THE ANCHORAGE DAILY PLANET
When the chairman of Tyson Food tells America “the food supply chain in breaking” after multiple meat processing plants across the country are shuttered because of the coronavirus pandemic, it is time to pay attention.
Alaskans should be paying even more attention than most during the ongoing crisis. We find ourselves at the end of a very, very long supply chain.
At one point, some time ago, food security in Alaska was a big deal. Former Gov. Sean Parnell in 2013 set up the Alaska Food Resource Working Group, composed of eight state agency commissioners. It was to recommend policies to increase the purchase and consumption of local wild seafood and farm products and encourage collaboration among fisheries, consumers, Alaska farmers, state and tribal entities, and consumers.
Parnell’s goal was to make Alaska more self-reliant when it comes to food, and more prepared for a major earthquake or other disaster. He wanted to build warehouses to hold enough emergency food in Anchorage and Fairbanks to feed 40,000 people for up to a week after an earthquake or other disaster.
There was a statewide assessment – “Building Food Security in Alaska” – town halls and much talk in some circles. All that has gotten less attention in the years since, and, worse, Alaska has become even less self-reliant. Over the years it has lost its state-run dairy, its meat packing plant and much of its agricultural base. We are ever more dependent on that very long supply chain for our food.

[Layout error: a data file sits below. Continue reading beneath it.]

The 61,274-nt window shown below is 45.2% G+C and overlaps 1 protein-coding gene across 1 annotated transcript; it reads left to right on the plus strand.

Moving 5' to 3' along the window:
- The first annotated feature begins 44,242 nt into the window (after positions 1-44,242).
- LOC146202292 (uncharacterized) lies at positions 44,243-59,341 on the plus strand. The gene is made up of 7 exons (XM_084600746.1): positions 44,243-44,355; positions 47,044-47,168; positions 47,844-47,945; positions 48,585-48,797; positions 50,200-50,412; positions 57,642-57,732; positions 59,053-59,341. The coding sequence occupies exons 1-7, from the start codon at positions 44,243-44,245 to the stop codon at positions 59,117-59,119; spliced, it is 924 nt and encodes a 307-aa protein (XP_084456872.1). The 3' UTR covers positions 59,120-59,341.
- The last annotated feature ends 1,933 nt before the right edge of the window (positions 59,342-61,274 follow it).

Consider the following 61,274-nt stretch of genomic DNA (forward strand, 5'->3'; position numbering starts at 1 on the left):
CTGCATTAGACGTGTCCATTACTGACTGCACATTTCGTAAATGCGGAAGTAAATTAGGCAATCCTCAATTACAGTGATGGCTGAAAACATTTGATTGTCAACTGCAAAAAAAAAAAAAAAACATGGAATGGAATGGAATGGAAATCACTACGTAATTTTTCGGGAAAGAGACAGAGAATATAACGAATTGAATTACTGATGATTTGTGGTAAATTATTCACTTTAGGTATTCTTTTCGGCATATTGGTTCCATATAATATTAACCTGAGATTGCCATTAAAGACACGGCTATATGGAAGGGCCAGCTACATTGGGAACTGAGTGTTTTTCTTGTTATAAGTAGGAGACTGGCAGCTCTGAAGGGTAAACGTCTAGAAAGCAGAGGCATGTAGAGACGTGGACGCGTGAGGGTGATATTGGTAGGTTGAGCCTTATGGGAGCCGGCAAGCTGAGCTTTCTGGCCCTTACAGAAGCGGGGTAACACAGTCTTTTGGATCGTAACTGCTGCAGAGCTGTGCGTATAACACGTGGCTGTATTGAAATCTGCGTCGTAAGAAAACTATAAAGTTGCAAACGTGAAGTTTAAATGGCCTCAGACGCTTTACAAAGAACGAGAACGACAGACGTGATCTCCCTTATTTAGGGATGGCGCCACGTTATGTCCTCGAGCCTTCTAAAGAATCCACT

Nowadays, the Alaska Food Policy Council is working toward a “more secure, more self-reliant” food system in the state. State government, despite its economic woes, should step up, too, and make the food system a top priority.
Agriculture should be encouraged with the end goal of having Alaska able to stand on its own for crucial food supplies.
In the Parnell administration, the governor’s Food Resource Working Group was nearly a Cabinet-level effort, giving it the visibility and clout needed to accomplish something.
The effort in the administration of Gov. Mike Dunleavy should be at least that important – especially now. A hungry Alaskan, after all, is a grumpy Alaskan.